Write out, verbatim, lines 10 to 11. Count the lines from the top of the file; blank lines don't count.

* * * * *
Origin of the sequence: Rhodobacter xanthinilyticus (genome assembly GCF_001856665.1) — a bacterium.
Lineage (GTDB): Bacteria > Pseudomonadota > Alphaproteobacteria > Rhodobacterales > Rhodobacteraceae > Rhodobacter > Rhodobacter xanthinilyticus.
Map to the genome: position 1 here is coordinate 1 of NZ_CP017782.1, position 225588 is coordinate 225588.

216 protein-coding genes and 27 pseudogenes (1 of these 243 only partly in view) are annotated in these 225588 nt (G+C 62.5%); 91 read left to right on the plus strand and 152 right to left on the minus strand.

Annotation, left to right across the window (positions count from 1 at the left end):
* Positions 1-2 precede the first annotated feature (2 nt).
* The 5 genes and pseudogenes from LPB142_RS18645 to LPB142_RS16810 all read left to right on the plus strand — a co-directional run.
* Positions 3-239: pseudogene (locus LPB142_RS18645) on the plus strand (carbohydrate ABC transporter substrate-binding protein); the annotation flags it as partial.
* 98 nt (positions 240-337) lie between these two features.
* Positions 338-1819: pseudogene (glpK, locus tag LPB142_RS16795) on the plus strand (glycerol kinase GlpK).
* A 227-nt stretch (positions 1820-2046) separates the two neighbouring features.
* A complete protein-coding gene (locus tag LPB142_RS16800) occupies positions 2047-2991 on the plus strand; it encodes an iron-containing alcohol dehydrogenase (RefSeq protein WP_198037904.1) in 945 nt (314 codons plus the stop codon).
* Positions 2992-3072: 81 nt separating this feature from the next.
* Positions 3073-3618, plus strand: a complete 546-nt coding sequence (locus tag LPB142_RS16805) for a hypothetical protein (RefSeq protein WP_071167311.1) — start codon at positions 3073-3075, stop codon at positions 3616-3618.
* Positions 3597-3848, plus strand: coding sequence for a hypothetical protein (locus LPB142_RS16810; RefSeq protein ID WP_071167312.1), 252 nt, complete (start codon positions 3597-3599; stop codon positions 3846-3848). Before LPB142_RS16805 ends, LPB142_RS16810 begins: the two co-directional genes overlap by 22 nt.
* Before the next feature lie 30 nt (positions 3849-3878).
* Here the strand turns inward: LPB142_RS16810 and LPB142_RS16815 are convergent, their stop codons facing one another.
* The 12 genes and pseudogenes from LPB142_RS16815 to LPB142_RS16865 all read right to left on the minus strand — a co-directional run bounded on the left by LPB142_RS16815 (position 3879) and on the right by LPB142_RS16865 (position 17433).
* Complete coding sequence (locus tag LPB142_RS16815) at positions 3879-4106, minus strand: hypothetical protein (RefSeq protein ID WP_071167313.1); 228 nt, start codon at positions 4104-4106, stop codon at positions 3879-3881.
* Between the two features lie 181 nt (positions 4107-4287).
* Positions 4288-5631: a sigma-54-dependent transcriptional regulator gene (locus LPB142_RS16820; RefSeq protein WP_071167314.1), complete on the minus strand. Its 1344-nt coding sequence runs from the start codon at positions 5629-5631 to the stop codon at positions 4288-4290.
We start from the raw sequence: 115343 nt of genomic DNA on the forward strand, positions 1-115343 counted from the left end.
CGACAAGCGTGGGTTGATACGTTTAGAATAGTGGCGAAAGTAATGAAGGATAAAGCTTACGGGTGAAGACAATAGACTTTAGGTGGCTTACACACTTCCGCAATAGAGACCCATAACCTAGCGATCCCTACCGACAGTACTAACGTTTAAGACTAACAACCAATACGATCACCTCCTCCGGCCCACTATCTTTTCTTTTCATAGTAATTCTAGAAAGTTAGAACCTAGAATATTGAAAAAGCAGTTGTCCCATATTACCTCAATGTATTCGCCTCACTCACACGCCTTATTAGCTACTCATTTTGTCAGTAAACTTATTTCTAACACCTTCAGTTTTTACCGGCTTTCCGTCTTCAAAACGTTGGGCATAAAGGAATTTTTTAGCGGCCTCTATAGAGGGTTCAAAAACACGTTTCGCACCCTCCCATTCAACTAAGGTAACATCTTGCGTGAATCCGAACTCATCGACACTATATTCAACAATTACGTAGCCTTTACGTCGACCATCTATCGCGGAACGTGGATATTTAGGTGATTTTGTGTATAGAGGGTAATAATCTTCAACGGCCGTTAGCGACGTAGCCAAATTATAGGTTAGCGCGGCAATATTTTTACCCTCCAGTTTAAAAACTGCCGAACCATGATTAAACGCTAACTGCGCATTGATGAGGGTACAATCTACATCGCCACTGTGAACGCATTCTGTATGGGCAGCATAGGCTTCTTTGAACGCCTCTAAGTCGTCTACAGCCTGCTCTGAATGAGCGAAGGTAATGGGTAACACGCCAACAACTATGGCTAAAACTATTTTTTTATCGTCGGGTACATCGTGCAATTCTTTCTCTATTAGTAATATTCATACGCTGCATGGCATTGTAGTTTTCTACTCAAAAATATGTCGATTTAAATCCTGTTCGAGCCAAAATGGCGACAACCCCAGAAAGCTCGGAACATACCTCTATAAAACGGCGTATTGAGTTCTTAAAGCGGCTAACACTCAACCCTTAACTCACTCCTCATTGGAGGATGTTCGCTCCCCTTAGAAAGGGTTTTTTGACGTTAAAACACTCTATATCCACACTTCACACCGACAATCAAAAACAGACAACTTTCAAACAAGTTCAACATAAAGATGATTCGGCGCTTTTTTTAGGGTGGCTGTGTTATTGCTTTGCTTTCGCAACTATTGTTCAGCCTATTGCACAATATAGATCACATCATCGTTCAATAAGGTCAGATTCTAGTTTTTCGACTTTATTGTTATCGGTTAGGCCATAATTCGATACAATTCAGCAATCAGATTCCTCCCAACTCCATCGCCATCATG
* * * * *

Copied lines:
* Positions 338-1819: pseudogene (glpK, locus tag LPB142_RS16795) on the plus strand (glycerol kinase GlpK).
* A 227-nt stretch (positions 1820-2046) separates the two neighbouring features.